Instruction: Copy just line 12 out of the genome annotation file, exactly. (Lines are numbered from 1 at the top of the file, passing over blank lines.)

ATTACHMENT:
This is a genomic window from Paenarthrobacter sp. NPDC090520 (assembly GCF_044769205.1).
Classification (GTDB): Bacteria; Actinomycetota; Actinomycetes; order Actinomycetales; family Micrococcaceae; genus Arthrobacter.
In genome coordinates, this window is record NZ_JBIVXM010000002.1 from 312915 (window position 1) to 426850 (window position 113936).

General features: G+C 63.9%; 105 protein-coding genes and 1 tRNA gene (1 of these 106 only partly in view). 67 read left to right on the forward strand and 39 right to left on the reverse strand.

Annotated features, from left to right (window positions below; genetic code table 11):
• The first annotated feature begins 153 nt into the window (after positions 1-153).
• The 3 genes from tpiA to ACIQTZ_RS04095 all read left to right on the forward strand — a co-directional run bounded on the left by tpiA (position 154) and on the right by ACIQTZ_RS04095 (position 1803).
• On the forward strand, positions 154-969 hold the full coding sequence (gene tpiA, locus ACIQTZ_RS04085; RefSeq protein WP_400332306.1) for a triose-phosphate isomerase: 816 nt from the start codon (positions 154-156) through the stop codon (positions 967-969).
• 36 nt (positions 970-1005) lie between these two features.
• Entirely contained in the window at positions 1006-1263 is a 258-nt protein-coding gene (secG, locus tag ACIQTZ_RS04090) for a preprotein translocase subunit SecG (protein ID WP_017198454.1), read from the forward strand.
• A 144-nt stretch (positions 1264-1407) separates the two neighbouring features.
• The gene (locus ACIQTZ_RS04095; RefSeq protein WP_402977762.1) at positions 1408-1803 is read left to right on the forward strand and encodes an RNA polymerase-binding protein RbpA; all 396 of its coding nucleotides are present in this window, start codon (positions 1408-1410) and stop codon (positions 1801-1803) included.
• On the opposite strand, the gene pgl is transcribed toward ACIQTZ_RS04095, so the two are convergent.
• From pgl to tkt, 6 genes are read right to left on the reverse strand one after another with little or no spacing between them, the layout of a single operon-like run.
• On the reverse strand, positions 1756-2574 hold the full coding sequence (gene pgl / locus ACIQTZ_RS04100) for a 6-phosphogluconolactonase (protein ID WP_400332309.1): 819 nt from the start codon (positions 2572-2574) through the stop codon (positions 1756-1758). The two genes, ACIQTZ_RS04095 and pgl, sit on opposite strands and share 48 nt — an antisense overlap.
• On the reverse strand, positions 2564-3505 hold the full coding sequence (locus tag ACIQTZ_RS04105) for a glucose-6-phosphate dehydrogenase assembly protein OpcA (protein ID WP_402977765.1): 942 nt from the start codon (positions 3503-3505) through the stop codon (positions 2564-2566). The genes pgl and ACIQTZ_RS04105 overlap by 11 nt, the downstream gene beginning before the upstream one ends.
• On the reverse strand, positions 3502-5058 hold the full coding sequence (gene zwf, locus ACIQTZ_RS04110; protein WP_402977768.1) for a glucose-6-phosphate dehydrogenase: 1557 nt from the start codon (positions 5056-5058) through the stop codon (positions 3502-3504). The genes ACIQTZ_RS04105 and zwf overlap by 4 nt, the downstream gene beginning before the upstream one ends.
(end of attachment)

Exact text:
• The gene (locus ACIQTZ_RS04095; RefSeq protein WP_402977762.1) at positions 1408-1803 is read left to right on the forward strand and encodes an RNA polymerase-binding protein RbpA; all 396 of its coding nucleotides are present in this window, start codon (positions 1408-1410) and stop codon (positions 1801-1803) included.